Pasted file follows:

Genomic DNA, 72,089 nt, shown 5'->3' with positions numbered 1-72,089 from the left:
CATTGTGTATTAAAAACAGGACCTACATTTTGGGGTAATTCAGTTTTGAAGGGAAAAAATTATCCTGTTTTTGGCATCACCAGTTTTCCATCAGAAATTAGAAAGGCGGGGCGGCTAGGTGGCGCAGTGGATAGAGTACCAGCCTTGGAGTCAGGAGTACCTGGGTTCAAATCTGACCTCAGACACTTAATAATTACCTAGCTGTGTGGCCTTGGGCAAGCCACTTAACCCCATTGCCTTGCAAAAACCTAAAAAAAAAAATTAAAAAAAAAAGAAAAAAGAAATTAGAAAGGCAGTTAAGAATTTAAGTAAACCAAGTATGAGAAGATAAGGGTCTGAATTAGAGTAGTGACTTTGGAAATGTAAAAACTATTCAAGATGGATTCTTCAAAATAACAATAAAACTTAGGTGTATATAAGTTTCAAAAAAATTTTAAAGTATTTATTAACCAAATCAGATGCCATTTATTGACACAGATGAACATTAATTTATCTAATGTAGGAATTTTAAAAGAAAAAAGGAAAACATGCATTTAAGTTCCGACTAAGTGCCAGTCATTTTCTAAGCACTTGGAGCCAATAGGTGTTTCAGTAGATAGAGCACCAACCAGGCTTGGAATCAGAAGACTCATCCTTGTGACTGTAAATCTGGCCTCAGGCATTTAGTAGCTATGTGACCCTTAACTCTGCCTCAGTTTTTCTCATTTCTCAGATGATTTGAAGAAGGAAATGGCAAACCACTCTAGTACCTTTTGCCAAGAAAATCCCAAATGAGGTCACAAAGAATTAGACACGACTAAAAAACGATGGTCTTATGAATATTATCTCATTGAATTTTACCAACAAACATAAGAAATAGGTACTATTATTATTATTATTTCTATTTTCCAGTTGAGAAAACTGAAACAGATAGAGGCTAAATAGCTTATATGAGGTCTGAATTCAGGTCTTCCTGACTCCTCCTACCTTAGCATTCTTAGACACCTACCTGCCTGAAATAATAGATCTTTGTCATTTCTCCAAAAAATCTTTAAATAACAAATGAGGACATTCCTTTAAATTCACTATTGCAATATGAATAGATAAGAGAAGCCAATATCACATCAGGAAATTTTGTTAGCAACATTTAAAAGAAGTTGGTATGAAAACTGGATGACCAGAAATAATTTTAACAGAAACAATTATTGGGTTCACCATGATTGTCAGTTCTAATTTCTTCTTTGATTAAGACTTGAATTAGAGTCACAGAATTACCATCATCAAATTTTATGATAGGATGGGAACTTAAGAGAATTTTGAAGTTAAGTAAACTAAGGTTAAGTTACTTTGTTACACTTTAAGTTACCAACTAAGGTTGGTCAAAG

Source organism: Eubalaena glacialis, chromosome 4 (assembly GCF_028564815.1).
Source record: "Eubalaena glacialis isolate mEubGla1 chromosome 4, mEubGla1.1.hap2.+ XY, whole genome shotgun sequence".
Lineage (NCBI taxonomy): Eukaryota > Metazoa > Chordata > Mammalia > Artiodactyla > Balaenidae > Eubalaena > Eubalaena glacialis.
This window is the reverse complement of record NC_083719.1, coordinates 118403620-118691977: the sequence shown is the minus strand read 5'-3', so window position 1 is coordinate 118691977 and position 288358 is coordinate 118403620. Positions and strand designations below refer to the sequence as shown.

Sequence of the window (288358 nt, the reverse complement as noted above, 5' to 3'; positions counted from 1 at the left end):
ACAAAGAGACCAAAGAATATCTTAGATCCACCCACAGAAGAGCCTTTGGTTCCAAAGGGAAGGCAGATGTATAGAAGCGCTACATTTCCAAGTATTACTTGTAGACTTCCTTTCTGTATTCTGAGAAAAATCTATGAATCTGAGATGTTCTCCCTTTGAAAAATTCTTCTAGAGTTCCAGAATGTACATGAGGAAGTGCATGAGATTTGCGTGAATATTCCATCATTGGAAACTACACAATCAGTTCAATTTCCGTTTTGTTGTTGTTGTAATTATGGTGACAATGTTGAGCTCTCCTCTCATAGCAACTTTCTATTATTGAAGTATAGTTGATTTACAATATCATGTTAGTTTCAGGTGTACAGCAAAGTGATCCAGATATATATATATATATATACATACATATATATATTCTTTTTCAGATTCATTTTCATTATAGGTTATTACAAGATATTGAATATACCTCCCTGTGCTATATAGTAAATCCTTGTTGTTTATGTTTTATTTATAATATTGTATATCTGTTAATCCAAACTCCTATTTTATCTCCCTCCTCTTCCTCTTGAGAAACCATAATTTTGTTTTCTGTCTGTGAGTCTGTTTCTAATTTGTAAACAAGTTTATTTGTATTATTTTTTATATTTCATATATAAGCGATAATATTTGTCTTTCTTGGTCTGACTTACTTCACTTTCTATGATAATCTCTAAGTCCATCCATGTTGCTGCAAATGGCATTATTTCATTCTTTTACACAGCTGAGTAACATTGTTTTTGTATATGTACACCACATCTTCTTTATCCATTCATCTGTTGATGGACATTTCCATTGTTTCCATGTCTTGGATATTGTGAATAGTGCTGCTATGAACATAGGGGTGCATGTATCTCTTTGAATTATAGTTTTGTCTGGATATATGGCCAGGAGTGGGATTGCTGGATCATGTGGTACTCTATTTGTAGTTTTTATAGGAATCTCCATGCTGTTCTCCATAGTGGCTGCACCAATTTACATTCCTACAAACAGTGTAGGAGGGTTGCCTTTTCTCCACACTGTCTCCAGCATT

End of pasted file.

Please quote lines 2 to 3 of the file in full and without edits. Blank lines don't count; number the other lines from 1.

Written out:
CATTGTGTATTAAAAACAGGACCTACATTTTGGGGTAATTCAGTTTTGAAGGGAAAAAATTATCCTGTTTTTGGCATCACCAGTTTTCCATCAGAAATTAGAAAGGCGGGGCGGCTAGGTGGCGCAGTGGATAGAGTACCAGCCTTGGAGTCAGGAGTACCTGGGTTCAAATCTGACCTCAGACACTTAATAATTACCTAGCTGTGTGGCCTTGGGCAAGCCACTTAACCCCATTGCCTTGCAAAAACCTAAAAAAAAAAATTAAAAAAAAAAGAAAAAAGAAATTAGAAAGGCAGTTAAGAATTTAAGTAAACCAAGTATGAGAAGATAAGGGTCTGAATTAGAGTAGTGACTTTGGAAATGTAAAAACTATTCAAGATGGATTCTTCAAAATAACAATAAAACTTAGGTGTATATAAGTTTCAAAAAAATTTTAAAGTATTTATTAACCAAATCAGATGCCATTTATTGACACAGATGAACATTAATTTATCTAATGTAGGAATTTTAAAAGAAAAAAGGAAAACATGCATTTAAGTTCCGACTAAGTGCCAGTCATTTTCTAAGCACTTGGAGCCAATAGGTGTTTCAGTAGATAGAGCACCAACCAGGCTTGGAATCAGAAGACTCATCCTTGTGACTGTAAATCTGGCCTCAGGCATTTAGTAGCTATGTGACCCTTAACTCTGCCTCAGTTTTTCTCATTTCTCAGATGATTTGAAGAAGGAAATGGCAAACCACTCTAGTACCTTTTGCCAAGAAAATCCCAAATGAGGTCACAAAGAATTAGACACGACTAAAAAACGATGGTCTTATGAATATTATCTCATTGAATTTTACCAACAAACATAAGAAATAGGTACTATTATTATTATTATTTCTATTTTCCAGTTGAGAAAACTGAAACAGATAGAGGCTAAATAGCTTATATGAGGTCTGAATTCAGGTCTTCCTGACTCCTCCTACCTTAGCATTCTTAGACACCTACCTGCCTGAAATAATAGATCTTTGTCATTTCTCCAAAAAATCTTTAAATAACAAATGAGGACATTCCTTTAAATTCACTATTGCAATATGAATAGATAAGAGAAGCCAATATCACATCAGGAAATTTTGTTAGCAACATTTAAAAGAAGTTGGTATGAAAACTGGATGACCAGAAATAATTTTAACAGAAACAATTATTGGGTTCACCATGATTGTCAGTTCTAATTTCTTCTTTGATTAAGACTTGAATTAGAGTCACAGAATTACCATCATCAAATTTTATGATAGGATGGGAACTTAAGAGAATTTTGAAGTTAAGTAAACTAAGGTTAAGTTACTTTGTTACACTTTAAGTTACCAACTAAGGTTGGTCAAAG

Source organism: Eubalaena glacialis, chromosome 4 (assembly GCF_028564815.1).